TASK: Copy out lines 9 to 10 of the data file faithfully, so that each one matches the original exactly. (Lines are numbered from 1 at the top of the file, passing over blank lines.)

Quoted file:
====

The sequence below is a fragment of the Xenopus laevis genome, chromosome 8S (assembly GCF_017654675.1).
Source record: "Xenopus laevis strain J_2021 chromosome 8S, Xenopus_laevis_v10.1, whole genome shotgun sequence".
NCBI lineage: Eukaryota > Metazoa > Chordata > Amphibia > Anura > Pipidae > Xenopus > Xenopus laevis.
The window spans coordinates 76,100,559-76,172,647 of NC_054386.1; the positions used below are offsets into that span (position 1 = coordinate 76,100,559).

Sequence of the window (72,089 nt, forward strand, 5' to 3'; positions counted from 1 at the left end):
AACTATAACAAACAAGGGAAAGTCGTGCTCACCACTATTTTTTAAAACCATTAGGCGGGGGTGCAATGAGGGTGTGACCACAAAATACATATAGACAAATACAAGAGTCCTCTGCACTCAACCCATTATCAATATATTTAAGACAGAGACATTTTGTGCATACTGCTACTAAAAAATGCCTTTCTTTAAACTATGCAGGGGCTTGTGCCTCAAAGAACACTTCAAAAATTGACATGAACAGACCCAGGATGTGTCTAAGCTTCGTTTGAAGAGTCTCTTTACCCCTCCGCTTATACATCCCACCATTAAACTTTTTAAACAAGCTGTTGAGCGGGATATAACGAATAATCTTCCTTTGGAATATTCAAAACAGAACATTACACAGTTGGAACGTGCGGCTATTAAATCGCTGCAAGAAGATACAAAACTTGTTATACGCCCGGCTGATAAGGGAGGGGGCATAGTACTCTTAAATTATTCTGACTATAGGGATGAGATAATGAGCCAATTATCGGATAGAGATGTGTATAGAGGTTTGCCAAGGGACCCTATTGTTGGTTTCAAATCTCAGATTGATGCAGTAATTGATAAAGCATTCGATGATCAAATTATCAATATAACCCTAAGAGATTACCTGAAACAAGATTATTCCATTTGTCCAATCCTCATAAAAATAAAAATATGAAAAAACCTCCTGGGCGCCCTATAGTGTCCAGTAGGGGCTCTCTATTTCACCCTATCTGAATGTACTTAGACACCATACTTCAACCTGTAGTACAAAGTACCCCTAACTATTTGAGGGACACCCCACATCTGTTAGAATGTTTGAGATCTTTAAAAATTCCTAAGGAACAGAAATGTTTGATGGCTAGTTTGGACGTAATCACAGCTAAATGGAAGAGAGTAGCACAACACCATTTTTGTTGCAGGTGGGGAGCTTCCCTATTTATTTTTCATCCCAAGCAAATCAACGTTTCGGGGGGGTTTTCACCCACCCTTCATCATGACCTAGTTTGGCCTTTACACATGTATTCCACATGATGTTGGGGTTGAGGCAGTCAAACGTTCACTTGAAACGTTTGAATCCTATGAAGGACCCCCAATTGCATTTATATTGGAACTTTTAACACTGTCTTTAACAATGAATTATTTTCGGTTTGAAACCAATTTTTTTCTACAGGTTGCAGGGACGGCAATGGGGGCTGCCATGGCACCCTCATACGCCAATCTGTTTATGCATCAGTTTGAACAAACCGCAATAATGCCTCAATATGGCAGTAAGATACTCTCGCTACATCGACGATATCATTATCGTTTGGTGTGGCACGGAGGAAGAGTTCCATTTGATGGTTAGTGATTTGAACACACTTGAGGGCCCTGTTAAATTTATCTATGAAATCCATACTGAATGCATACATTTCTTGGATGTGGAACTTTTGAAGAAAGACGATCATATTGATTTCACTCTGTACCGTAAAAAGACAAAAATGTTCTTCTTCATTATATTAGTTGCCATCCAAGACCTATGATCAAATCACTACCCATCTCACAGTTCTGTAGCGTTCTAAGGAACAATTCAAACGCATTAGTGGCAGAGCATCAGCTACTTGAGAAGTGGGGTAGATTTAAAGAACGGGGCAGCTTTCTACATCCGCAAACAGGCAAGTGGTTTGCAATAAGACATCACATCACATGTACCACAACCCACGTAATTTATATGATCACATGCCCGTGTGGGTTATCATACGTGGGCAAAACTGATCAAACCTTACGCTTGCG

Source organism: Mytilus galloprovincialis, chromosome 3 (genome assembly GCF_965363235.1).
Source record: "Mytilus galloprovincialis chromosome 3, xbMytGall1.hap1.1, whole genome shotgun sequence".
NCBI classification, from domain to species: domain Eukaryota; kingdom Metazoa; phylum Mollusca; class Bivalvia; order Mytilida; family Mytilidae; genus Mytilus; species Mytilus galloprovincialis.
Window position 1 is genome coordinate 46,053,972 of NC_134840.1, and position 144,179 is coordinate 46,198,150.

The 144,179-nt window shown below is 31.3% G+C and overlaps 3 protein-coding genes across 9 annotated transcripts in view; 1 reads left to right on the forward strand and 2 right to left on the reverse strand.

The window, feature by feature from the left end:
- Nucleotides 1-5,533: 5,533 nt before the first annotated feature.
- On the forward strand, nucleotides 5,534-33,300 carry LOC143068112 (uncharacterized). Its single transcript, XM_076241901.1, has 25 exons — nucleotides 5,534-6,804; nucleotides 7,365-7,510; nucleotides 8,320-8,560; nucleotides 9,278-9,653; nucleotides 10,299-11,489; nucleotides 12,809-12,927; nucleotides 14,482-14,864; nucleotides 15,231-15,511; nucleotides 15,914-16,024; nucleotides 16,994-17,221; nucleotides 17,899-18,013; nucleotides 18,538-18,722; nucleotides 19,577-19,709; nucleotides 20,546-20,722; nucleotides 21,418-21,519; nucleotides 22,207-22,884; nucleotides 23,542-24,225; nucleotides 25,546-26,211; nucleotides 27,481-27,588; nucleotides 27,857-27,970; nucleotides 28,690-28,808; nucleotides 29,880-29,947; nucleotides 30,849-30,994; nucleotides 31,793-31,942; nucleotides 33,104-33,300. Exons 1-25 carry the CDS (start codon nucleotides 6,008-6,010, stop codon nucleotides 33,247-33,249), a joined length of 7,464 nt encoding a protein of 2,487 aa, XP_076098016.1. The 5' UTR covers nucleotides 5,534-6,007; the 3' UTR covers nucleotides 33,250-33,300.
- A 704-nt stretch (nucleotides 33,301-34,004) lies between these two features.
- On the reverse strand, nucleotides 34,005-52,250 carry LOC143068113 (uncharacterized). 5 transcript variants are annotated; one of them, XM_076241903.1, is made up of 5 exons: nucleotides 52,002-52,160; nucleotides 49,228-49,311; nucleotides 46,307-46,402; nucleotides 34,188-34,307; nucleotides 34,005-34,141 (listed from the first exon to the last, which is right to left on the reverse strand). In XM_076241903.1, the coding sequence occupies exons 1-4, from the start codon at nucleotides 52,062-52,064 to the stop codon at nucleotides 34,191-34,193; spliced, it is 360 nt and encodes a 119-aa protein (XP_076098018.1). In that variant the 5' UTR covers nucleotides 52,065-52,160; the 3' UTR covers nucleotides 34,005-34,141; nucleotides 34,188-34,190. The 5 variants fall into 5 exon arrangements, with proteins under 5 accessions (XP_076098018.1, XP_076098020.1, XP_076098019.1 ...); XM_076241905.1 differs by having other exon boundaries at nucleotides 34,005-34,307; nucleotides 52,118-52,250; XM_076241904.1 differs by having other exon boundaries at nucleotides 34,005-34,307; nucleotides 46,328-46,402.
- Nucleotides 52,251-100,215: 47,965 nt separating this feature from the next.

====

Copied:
NCBI classification, from domain to species: domain Eukaryota; kingdom Metazoa; phylum Mollusca; class Bivalvia; order Mytilida; family Mytilidae; genus Mytilus; species Mytilus galloprovincialis.
Window position 1 is genome coordinate 46,053,972 of NC_134840.1, and position 144,179 is coordinate 46,198,150.